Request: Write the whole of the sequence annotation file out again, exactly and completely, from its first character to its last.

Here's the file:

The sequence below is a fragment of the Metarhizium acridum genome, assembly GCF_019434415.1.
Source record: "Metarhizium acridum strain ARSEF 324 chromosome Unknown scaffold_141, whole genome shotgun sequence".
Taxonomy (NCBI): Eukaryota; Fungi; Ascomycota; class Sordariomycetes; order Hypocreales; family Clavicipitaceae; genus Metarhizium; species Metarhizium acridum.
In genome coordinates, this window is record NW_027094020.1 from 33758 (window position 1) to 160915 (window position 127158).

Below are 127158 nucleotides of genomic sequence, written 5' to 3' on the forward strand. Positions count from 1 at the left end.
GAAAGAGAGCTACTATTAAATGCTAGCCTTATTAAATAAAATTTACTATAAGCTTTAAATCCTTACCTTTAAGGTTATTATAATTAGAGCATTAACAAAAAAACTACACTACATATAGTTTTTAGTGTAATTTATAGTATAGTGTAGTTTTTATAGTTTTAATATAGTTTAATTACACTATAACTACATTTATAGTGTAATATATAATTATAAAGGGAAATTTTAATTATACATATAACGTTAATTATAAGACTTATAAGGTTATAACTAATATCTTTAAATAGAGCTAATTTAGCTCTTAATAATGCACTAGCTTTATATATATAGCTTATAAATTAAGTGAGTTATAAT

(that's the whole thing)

The sequence below is a fragment of the Metarhizium acridum genome, assembly GCF_019434415.1.
Source record: "Metarhizium acridum strain ARSEF 324 chromosome Unknown scaffold_141, whole genome shotgun sequence".
Taxonomy (NCBI): Eukaryota; Fungi; Ascomycota; class Sordariomycetes; order Hypocreales; family Clavicipitaceae; genus Metarhizium; species Metarhizium acridum.
In genome coordinates, this window is record NW_027094020.1 from 33758 (window position 1) to 160915 (window position 127158).

Below are 127158 nucleotides of genomic sequence, written 5' to 3' on the forward strand. Positions count from 1 at the left end.
GAAAGAGAGCTACTATTAAATGCTAGCCTTATTAAATAAAATTTACTATAAGCTTTAAATCCTTACCTTTAAGGTTATTATAATTAGAGCATTAACAAAAAAACTACACTACATATAGTTTTTAGTGTAATTTATAGTATAGTGTAGTTTTTATAGTTTTAATATAGTTTAATTACACTATAACTACATTTATAGTGTAATATATAATTATAAAGGGAAATTTTAATTATACATATAACGTTAATTATAAGACTTATAAGGTTATAACTAATATCTTTAAATAGAGCTAATTTAGCTCTTAATAATGCACTAGCTTTATATATATAGCTTATAAATTAAGTGAGTTATAAT